$ ./esptool.py -p /dev/ttyUSB0 write_flash 0x000000 AI-v0.9.5.0_AT_Firmware.bin
Traceback (most recent call last):
  File "./esptool.py", line 473, in <module>
  File "./esptool.py", line 151, in connect
    raise Exception('Failed to connect')
Exception: Failed to connect

I am hopeful, . . . and when I do find the answer, I will update this post with additional information.

UPDATE: It works, see post.

-- Home Page: https://WA0UWH.blogspot.com

Sunday, April 12, 2015

More Playing with MQTT

With updated software, mosquitto version 1.4.1, it is very easy to connect two Brokers (see problem as suggested on previous post). A few new line in the configuration files is all that is needed. To publish (upload-only) my Broker's Topics to the public Broker at iot.eclipse.org, I used the following.

Content of: /etc/mosquitto/conf.d/bridge.conf

connection ebcon.com
address iot.eclipse.org
topic # out 0 "" ebcon.com/

Out-bound topics have "ebcon.com/" pre-pended, currently I do not allow or receive data from iot.eclipse.org directly by my Broker. If I want a topic, I subscribe directly with an application (mosquitto_sub).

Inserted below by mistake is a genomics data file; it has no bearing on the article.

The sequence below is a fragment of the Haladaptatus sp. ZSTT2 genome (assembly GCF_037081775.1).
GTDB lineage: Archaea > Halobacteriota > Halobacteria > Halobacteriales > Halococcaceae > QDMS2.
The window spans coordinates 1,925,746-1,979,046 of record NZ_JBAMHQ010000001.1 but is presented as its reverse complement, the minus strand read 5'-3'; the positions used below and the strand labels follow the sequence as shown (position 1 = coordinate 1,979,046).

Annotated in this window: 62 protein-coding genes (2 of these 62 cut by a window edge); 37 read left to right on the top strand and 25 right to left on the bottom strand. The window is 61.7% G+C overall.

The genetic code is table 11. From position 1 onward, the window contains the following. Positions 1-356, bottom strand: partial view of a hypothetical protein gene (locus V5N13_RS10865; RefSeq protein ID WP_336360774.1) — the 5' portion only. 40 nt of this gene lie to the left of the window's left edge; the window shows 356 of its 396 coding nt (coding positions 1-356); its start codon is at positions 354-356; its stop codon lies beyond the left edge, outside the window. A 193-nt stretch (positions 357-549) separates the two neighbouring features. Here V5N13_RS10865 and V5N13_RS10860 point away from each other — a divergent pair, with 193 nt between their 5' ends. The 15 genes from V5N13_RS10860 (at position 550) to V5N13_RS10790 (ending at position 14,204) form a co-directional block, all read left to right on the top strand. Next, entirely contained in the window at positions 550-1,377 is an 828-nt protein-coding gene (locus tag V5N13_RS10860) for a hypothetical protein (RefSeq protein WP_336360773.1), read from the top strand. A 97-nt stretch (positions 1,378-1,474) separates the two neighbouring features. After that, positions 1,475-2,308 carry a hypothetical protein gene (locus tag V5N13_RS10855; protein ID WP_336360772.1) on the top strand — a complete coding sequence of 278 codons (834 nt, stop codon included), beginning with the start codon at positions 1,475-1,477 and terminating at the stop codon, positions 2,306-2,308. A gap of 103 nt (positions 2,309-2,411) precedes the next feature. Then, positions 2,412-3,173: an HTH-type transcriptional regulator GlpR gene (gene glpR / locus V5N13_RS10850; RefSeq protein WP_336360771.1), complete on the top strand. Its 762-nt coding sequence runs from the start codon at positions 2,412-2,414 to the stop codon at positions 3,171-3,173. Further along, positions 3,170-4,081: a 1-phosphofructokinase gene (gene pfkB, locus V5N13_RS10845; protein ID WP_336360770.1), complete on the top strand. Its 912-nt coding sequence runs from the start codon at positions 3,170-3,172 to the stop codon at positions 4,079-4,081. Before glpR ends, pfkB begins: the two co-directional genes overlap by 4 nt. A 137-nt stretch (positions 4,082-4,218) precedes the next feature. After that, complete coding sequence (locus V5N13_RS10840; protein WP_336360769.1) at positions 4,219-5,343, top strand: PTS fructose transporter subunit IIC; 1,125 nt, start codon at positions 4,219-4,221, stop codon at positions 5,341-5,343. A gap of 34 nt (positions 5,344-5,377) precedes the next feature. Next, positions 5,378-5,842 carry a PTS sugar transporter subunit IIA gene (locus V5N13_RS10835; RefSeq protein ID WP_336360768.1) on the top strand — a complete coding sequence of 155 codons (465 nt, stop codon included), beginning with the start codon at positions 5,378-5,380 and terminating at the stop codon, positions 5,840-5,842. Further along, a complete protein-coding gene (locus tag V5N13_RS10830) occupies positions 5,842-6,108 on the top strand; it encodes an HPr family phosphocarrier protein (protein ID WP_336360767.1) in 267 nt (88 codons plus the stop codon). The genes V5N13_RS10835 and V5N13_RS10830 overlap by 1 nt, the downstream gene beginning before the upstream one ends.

My own local Brokers (in three different physical locations) exchange data from the two lesser Brokers in bidirectional fashion. Brokers do not have to be hierarchical, they can be peers. In my case I chose to configure the "bridge" on what I consider the lesser Brokers.

connection remote1
address <remote broker IPA>
topic # both 0

As a test, I created a "JoyStick" control publisher, when the joysticks are moved, all Brokers receive the data, much faster than I expected. Performance is very good. Eventually, I will control remote servos to direct (point) Raspberry PI Cameras.

You can subscribe to my testing with:

$ mosquitto_sub -v -h iot.eclipse.org -t 'ebcon.com/#'

Note: Mosquitto MQTT Brokers can publish any kind of data, including Web Pages and Photos.

I am just learning and having FUN with MQTT !

-- Home Page: https://WA0UWH.blogspot.com

Esp8266 With 0.1 Inch Header